“I have been asked to assess him for the full and substantive role of a mobile equipment operator. I understand that this includes but is not limited to drill rigs, haul trucks, dozers, graders and water carts.

In light of this, and in spite of the fact that Mr Haylett is able to operate the drill rig, he is clearly unfit for the full inherent duties of the role of operator. I have therefore changed the section 4 report to reflect this.”

[21] The form does not sit comfortably with the regulation in that it does not invite the Nominated Medical Adviser to assess fitness for a task, but fitness for a position, which it contemplates, will be a “generic job title”. Having regard to the statement of principle in Project Blue Sky v Australian Broadcasting Authority[2] as to interpreting legislation, and sets of legislation, in order to give a harmonious result where conflict appears from the language of different provisions, it seems to me that I should interpret the word task in reg 46 to include tasks and then, having regard to the instruction in the regulation to assess in accordance with the form, construe the role of the Nominated Medical Adviser as assessing fitness for the tasks involved in the position nominated by the employer.

[22] Here the position nominated by the first respondent was extremely generic: operator. That was all the information contained on the form. By itself it is wholly inadequate for a medical practitioner to assess fitness. It would be impossible to divine what tasks were required to be performed by someone occupying the position. Some substantive content had to be given to it. In this case that content was by way of information to Dr Parker as to what the role of operator entailed. On 23 September 2014 Dr Parker was told that Mr Haylett was employed as a drill rig operator. On 30 September 2014 he was told that Mr Haylett was to be assessed as to his ability to operate various types of machinery, including machinery which vibrated. The fact that Dr Parker could reach two different conclusions on 23 September and on 30 September shows how his assessment in both cases was dependent, not on the instructions and matters in the approved form, to paraphrase reg 46(3), but upon matters extraneous to it. In those circumstances it does not seem to me that in either case – 23 September 2014 or 30 September 2014 – Dr Parker’s assessment was in accordance with reg 46(3). It was not carried out in accordance with the instructions and matters in the form but in accordance with advice Dr Parker otherwise received. Accordingly I grant the relief sought and declare that the assessment of Dr Parker dated 30 September 2014 was not in accordance with law and is of no effect under the Coal Mining Safety and Health Regulation.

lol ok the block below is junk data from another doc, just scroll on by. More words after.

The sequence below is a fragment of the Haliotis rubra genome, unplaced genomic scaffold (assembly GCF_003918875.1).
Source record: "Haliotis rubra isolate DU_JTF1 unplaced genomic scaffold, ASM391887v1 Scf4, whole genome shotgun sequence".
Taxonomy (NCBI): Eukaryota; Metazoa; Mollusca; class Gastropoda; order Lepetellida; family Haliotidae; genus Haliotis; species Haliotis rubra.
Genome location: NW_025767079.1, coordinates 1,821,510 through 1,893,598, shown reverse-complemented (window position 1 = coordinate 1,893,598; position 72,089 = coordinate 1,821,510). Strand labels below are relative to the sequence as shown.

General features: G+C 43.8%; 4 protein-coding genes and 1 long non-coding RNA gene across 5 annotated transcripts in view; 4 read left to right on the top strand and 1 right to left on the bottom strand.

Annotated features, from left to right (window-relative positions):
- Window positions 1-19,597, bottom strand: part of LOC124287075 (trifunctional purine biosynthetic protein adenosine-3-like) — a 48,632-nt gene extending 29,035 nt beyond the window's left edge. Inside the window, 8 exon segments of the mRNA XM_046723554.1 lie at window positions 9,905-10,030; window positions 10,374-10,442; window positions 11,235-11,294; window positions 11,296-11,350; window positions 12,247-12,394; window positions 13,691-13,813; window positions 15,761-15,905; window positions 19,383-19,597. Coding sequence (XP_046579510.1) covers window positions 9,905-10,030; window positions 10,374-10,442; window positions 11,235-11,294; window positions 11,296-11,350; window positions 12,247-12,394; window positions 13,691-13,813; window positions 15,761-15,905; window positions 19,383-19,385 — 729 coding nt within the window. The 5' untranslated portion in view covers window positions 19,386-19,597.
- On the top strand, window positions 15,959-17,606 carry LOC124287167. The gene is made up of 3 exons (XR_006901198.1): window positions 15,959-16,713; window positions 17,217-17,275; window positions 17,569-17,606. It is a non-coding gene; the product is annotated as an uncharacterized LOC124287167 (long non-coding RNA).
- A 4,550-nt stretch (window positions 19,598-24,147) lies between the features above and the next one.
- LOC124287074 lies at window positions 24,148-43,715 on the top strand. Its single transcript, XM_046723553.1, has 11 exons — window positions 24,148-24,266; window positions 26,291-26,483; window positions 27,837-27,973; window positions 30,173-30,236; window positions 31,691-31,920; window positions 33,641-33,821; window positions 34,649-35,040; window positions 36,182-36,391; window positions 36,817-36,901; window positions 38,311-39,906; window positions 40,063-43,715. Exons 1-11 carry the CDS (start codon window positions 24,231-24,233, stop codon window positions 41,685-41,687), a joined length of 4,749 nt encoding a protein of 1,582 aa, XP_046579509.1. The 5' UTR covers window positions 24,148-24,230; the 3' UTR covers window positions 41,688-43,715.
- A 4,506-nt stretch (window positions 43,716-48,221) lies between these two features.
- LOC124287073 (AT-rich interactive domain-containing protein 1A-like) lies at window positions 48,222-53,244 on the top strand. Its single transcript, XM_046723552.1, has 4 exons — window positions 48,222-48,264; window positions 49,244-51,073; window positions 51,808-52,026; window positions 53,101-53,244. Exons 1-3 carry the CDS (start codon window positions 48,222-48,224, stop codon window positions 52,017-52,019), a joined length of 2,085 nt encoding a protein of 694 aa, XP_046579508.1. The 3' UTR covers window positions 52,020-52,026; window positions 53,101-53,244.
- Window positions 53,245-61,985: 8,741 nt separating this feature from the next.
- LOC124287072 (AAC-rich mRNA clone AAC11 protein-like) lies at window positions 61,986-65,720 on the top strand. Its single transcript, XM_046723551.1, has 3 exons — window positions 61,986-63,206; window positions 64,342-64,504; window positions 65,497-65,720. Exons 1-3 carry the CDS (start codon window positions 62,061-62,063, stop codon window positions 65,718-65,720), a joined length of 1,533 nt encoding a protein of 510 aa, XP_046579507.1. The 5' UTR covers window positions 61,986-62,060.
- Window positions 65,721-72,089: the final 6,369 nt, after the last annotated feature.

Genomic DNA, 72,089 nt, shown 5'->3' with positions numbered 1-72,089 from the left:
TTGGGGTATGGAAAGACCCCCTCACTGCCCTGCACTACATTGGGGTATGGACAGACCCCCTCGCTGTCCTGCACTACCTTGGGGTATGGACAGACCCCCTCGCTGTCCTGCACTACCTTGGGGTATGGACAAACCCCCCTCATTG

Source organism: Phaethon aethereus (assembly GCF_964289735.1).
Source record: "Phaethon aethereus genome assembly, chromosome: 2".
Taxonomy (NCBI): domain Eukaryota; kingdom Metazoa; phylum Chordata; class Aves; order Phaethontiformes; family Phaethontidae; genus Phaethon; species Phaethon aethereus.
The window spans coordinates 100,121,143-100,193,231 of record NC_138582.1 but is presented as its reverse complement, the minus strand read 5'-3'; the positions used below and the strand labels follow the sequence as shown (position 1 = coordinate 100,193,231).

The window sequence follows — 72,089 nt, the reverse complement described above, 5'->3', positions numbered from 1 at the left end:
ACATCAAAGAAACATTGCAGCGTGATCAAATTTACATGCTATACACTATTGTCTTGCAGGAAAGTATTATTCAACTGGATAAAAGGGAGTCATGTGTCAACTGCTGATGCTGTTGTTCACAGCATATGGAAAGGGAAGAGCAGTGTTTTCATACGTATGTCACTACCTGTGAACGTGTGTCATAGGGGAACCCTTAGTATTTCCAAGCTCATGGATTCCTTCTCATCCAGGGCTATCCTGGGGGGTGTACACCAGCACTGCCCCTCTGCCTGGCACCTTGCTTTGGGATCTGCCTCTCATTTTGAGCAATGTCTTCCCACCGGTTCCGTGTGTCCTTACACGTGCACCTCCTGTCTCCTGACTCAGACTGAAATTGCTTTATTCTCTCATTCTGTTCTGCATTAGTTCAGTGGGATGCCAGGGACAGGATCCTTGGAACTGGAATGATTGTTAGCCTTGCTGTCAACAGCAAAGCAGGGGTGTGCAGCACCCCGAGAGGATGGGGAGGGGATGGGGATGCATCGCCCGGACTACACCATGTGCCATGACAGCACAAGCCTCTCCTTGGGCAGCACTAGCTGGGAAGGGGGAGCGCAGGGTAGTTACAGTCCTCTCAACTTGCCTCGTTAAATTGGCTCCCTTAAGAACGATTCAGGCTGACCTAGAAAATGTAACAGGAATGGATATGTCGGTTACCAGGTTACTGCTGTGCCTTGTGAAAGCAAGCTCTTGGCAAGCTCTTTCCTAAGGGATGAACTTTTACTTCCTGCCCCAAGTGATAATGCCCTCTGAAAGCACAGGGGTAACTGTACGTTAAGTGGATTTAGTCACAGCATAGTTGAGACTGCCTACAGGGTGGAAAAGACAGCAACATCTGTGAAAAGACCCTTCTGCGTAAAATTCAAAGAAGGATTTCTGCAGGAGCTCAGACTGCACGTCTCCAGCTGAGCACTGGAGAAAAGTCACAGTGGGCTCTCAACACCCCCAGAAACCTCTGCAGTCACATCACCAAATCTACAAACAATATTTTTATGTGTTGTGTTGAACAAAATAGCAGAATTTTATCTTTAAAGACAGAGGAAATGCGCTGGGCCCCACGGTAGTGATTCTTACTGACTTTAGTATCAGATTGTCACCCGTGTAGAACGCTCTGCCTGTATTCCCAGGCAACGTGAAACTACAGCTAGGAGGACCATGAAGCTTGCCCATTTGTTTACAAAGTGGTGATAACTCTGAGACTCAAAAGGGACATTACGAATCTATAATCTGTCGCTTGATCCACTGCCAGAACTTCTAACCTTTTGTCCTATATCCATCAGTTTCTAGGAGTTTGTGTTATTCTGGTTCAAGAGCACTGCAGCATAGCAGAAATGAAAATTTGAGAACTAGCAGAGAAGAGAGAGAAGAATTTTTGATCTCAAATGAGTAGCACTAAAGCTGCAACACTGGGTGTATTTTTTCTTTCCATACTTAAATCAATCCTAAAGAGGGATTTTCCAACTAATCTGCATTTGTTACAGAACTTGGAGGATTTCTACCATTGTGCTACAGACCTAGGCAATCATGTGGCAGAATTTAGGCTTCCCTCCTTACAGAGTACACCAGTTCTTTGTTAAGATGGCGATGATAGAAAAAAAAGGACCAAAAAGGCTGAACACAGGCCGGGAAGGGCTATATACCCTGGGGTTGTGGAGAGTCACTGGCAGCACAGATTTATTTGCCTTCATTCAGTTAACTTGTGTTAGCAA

David Cormack – Brisbane Barrister & Mediator